Prezi Presentations Pop!
If you regularly give presentations, you might want to look at a program called Prezi and take the impact of your presentations up a notch or two. Like PowerPoint, Prezi is based on using slide views of information made more dramatic through applying animations. However, Prezi animations go far beyond what PowerPoint is capable of and yield an experience for the audience that is far more engaging and interesting.
Unlike PowerPoint, which is a linear presentation format with defined self-contained slides, a Prezi is built upon a single large canvas. You define a slide by drawing frames around content contained in different areas of your canvas. This gives you the freedom to zoom in and out of content areas, and rotate around portions of your canvas extremely dynamically.
Take a look at a recent Prezi we built for a customer to get a sense of the dynamic impact that can be created.
Now take a look at what the full Prezi canvas looked like for this presentation:
Here is how this Prezi was created:
- 1. First, I planned my presentation by creating an outline of what I wanted to convey on each slide. My entire presentation flow was planned out before I even attempted to build it on Prezi.
- 2. Second, I planned out graphically how I wanted to convey the points on my slides. I chose a graphic set from istockphoto.com that included nine different illustrations that I felt would give me the flexibility to build out the presentation graphics fairly easily.
- 3. With my presentation planned, I logged into my account at www.prezi.com to get started.
- 4. I started building the various slides on my canvas, and tried to find any opportunity to zoom in or out from the content areas.
- 5. I built the content slides non-linearly – which means instead of placing new content to the right of the last content in a linear path, I would randomly move it adjacent to the last content, but above or below, sometimes left, sometimes right. I did not worry about rotating anything at this point and just focused on getting the slide content placed in a non-linear flow that was interesting.
- 6. I tried to create content that was larger and smaller so zooming in and out created additional interest.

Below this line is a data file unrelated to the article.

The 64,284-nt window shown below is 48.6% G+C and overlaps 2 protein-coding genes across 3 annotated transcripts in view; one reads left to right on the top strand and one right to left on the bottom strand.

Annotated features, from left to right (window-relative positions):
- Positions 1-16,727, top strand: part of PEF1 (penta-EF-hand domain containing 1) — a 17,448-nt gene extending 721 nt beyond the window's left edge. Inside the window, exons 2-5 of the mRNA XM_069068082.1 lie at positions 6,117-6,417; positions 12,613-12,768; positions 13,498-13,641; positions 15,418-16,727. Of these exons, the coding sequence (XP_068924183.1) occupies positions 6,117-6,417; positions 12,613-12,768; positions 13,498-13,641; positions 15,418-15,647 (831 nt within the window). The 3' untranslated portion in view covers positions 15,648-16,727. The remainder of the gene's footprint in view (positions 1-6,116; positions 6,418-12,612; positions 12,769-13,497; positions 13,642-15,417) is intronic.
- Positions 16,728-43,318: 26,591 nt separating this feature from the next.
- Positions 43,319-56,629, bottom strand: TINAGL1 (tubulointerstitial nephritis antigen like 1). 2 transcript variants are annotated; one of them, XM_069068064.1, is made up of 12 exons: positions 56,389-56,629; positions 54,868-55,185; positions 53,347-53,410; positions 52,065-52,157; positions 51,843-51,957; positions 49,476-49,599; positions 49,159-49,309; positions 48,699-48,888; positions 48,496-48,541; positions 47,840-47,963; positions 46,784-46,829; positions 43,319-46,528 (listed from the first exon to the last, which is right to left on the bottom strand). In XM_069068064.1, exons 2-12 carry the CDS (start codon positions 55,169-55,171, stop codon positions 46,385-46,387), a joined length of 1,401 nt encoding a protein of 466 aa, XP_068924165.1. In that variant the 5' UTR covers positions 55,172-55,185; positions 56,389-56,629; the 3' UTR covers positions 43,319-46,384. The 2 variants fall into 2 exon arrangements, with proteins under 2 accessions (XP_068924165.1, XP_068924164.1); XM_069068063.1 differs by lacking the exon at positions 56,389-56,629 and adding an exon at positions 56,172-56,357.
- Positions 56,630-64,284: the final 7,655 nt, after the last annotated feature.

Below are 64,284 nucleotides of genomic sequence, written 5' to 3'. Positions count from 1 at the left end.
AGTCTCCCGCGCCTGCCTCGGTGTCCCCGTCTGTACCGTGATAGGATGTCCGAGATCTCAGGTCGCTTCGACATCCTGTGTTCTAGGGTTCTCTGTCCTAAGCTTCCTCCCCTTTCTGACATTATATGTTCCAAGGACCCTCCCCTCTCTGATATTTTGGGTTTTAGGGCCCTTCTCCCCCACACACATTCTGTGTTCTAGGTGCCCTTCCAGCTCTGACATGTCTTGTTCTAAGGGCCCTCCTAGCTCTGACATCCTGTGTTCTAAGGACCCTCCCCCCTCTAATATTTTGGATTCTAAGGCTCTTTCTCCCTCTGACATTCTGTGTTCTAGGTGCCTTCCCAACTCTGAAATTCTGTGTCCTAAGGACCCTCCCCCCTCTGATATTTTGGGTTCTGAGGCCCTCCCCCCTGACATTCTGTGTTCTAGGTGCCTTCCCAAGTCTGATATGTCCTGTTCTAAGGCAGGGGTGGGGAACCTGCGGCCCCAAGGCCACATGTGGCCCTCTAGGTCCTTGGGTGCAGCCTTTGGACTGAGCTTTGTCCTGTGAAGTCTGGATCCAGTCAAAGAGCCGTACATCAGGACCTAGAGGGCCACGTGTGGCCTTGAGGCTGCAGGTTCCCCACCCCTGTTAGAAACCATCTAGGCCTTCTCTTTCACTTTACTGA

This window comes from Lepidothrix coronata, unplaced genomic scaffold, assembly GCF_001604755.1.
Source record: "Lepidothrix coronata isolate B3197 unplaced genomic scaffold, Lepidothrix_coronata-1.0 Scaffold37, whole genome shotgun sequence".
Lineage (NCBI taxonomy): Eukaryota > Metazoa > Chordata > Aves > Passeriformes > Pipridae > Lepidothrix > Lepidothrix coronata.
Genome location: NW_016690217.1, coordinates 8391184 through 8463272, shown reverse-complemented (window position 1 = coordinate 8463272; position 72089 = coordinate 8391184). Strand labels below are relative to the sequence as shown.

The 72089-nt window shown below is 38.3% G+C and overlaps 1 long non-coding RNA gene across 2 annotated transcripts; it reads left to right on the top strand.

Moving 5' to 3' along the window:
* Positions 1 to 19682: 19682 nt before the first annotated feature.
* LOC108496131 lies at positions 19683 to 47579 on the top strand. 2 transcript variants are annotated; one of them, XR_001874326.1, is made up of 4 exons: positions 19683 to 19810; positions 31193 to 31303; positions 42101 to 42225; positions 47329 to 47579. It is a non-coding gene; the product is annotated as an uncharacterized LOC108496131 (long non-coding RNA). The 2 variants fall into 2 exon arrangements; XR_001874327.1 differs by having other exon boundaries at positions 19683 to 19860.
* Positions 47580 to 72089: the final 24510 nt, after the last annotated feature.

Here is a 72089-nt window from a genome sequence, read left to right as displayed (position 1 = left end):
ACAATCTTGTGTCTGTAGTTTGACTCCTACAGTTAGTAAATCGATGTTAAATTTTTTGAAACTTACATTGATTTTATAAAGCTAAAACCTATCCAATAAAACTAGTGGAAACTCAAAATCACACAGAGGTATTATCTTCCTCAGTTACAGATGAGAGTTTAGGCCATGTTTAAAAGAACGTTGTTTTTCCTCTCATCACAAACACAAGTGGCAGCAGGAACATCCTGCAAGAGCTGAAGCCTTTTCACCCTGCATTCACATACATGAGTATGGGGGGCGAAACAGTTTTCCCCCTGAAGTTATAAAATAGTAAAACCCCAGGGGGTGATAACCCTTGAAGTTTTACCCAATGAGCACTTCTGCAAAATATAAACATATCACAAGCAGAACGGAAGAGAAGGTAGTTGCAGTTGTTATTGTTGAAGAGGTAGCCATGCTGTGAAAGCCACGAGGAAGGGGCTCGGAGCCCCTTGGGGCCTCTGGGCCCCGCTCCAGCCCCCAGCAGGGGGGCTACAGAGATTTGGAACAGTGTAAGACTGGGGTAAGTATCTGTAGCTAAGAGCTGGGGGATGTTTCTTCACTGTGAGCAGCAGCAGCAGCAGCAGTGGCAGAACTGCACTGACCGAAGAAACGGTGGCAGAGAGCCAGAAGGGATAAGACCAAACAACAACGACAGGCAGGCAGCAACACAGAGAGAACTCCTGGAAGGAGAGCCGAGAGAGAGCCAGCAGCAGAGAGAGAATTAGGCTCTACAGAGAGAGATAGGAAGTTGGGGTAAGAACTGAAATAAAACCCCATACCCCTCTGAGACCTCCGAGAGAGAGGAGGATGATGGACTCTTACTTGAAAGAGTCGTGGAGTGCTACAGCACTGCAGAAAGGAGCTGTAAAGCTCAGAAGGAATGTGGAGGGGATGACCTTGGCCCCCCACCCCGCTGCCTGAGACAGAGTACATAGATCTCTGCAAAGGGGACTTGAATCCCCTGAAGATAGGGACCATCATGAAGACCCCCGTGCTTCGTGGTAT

- 7. Once I was happy with the overall flow, I then went back and chose content areas to rotate so the presentation was even more dynamic. This was my last step.
- 8. I ended up presenting this using my laptop hooked up to a projector, running the presentation straight from the website which required internet access. However, internet access isn’t always available when I am presenting and I also had the option of saving a copy of this presentation in a format that can be played back without requiring internet access.
This presentation was a very short presentation – only 10-15 minutes in all. It took longer to create in Prezi (3-4 hours total) than it would have taken using PowerPoint but the end result was far more dynamic.
Here are some tips for getting started with Prezi:
- 1. Go to www.prezi.com, watch the instruction videos, and read any tutorials you can find.
- 2. Do a search in the Prezi library for your topic or other topics to view Prezis created by others. This will give some good ideas for your Prezi after seeing the many different approaches taken by others.
- 3. Start by doing a short presentation, and potentially select one of the available templates to customize instead of creating something from scratch.
- 4. Make sure each area of slide content is very close by the previous content. I found when content was farther away, the presentation became dizzying to watch, in an unpleasant way. This was particularly true if rotation was used on a more distant content area.
- 5. Try to avoid placing content linearly. I found it was a big adjustment to get away from this thinking after years of doing PowerPoints, and had to be very purposeful to place content non-linearly.
Have fun creating Prezi presentations that pop – and wow your audience!